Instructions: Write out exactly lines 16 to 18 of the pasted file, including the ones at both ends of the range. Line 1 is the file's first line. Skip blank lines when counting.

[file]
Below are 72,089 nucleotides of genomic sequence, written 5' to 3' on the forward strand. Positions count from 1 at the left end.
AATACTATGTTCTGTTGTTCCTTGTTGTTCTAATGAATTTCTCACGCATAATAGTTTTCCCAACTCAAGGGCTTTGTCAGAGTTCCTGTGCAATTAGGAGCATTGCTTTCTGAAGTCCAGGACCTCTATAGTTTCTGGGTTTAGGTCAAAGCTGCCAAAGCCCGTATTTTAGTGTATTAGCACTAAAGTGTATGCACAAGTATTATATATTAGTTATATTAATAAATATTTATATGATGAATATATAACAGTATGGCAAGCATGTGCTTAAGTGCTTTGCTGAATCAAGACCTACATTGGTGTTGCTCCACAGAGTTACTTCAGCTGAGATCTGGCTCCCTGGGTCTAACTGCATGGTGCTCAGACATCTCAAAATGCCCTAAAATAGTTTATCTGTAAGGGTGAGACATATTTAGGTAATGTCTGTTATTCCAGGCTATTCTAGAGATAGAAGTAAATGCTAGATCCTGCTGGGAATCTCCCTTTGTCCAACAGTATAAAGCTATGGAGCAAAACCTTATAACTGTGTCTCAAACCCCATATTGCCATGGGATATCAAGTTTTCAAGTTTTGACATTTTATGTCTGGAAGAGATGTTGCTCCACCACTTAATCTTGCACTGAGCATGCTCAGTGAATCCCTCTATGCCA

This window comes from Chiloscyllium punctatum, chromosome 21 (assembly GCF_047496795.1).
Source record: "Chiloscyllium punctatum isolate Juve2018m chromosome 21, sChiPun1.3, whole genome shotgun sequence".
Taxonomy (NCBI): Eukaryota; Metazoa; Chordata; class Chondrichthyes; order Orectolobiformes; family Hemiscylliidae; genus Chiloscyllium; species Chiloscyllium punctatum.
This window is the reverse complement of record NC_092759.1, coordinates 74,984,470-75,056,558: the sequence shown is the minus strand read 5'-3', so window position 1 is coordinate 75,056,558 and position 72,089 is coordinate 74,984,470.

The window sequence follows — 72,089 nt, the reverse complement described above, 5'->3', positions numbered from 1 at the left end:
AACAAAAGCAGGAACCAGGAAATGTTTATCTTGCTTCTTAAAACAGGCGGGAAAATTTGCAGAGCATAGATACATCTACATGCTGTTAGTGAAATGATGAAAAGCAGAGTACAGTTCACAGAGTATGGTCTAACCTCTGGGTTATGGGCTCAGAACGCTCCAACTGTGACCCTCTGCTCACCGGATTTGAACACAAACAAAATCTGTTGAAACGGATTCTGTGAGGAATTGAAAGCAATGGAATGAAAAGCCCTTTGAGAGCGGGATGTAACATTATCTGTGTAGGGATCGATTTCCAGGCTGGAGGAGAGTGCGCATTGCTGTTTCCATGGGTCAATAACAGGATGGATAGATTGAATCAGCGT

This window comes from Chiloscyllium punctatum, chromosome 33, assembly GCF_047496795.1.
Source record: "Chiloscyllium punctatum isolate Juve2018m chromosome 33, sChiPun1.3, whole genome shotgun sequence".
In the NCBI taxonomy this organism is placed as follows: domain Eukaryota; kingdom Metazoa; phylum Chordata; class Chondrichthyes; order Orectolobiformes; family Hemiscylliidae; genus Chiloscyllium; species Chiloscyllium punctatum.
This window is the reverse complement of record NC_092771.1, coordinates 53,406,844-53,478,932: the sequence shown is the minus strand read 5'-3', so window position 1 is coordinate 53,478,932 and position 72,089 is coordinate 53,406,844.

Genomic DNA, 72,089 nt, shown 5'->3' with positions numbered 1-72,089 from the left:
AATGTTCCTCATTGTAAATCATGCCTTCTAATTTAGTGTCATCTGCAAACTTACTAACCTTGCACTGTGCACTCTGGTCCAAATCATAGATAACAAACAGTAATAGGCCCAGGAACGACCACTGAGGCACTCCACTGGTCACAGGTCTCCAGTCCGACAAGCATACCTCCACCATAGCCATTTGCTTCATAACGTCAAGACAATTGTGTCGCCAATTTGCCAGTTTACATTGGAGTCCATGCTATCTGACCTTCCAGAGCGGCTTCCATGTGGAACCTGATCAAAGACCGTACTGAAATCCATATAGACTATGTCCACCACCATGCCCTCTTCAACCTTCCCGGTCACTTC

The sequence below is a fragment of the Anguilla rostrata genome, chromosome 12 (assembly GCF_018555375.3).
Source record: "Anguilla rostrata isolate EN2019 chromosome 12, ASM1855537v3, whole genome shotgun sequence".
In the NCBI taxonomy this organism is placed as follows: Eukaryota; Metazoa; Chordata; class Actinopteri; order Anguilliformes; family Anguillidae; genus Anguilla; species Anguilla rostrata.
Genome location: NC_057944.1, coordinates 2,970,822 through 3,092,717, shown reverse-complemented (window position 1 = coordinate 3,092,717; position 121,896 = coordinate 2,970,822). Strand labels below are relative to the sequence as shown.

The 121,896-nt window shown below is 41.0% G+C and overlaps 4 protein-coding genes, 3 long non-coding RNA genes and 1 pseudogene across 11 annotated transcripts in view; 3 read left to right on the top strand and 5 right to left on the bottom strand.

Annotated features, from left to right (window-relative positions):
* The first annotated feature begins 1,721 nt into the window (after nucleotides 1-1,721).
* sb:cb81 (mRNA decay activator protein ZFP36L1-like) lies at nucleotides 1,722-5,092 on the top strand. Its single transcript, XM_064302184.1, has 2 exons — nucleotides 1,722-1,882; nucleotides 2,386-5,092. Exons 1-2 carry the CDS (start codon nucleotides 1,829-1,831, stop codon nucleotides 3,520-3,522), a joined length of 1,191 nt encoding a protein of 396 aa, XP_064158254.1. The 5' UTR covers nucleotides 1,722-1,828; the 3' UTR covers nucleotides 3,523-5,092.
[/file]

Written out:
Source record: "Anguilla rostrata isolate EN2019 chromosome 12, ASM1855537v3, whole genome shotgun sequence".
In the NCBI taxonomy this organism is placed as follows: Eukaryota; Metazoa; Chordata; class Actinopteri; order Anguilliformes; family Anguillidae; genus Anguilla; species Anguilla rostrata.
Genome location: NC_057944.1, coordinates 2,970,822 through 3,092,717, shown reverse-complemented (window position 1 = coordinate 3,092,717; position 121,896 = coordinate 2,970,822). Strand labels below are relative to the sequence as shown.